including uveitis, occurring in 25–35 per-cent of patients during the course of the disease. Manifestations of cardiac involve-ment include ascending aortitis, aortic valve incompetence, conduction abnor-malities, cardiomegaly, and pericarditis. In rare situations, aortitis may precede other features of AS. Aortic incompetence was noted in 3.5 percent of patients who had the disease for fifteen years and in 10 percent after thirty years. Cardiac conduc-tion disturbances are seen with increasing frequency with the passage of time, occur-ring in 2.7 percent of those with disease of fifteen years’ duration and in 8.5 percent after thirty years.
AS is a relatively mild disease for most patients with a good functional prognosis. The majority of patients do not experience significant extraskeletal manifestations, except for acute anterior uveitis. Usu-ally, the eye disease can be well managed with eye drops containing corticosteroids to reduce inflammation and with pupil-dilating, atropine-like agents to prevent or diminish synechiae. The objectives for treatment of AS are to relieve pain, stiff-ness, and fatigue and to maintain good pos-ture and good physical and psychosocial functioning. Physiotherapy provided as exercises is effective in improving thoraco-lumbar mobility and fitness, at least in the short term (up to one year). Until recently, no drug had been shown to significantly influence the course of spinal disease and retard the process of ossification in AS. Similarly, there was no evidence to suggest that any of the conventional DMARDs, including sulfasalazine and methotrexate, altered or inhibited the inflammation seen in the spine and entheses in AS. Recently,
the introduction of anti-TNF agents in the treatment of AS can be regarded as a defi-nite advantage in the therapy of this dis-ease. Both infliximab and etancercept have been shown to improve signs and symp-toms of disease. Continuous treatment is necessary in most patients. More than two-thirds of the patients stay on therapy after one year. Guidelines for the use of anti-TNF therapies have recently been devel-oped. The new therapeutic modalities identify important clinical questions to be answered by further research. Clearly, inf-liximab and etanercept have disease-modi-fying properties, but their long-term safety and disease-controlling effects in terms of improvement or maintenance of func-tion, as well as the prevention of structural damage, still have to be demonstrated.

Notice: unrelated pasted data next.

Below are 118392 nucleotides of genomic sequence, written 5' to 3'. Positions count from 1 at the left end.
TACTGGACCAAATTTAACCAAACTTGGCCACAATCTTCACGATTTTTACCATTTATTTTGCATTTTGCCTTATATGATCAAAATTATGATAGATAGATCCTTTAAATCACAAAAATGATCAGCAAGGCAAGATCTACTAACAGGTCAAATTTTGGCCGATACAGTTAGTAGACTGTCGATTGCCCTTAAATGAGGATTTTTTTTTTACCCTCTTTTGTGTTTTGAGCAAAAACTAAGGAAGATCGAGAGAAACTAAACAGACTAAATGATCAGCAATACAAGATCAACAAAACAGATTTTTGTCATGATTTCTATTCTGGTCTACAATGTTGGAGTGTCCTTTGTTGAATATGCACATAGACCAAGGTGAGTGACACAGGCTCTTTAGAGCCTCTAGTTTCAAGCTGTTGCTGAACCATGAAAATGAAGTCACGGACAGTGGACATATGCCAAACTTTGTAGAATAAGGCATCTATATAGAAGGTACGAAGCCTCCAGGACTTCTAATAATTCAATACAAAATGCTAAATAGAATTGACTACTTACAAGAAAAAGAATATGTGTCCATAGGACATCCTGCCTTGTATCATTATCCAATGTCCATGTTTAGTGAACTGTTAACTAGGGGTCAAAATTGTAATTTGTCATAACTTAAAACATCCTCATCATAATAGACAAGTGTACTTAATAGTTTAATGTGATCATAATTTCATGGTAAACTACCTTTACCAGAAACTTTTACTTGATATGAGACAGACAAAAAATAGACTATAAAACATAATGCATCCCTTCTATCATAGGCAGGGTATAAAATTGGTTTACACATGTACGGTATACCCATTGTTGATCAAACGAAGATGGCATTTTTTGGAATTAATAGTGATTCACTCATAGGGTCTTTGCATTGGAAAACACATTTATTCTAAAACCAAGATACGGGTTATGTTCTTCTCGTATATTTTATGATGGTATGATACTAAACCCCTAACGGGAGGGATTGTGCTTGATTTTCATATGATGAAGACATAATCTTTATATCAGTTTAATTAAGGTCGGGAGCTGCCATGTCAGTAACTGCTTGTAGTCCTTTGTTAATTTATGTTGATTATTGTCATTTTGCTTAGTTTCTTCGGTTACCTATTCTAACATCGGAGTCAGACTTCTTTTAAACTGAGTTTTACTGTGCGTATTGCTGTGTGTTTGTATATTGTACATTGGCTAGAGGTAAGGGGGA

HLA-B27 transgenic rats and strains of HLA-B27 transgenic β2-microglobulin-deficient mice develop a multisystem inflammatory disease affecting the joints, skin, and bowel with strong similarity to human spondyloarthritis. This model supports a direct mechanistic role for that MHC product in the disease, although the details of that mechanism have not been elucidated.
As is the case for other autoimmune rheumatic diseases, antigen-induced murine models are proving useful in study of AS. Aggrecan and versican are large pro-teoglycan molecules that are present in the intervertebral disc and hyaline cartilages of the sacroiliac joint, as well as in entheses. Versican is generally absent from cartilage tissue except in the sacroiliac joint but is concentrated in ligaments and the annulus of the intervertebral disc. Immunization of BALB/c mice with versican results in an AS-like pathology, including sacroi-liitis, enthesitis, and discitis. Those mice develop an ankylosis of the spine similar to that seen in AS. It has also been noted that immunity to versican can induce uveitis, a clinical feature of the human disease.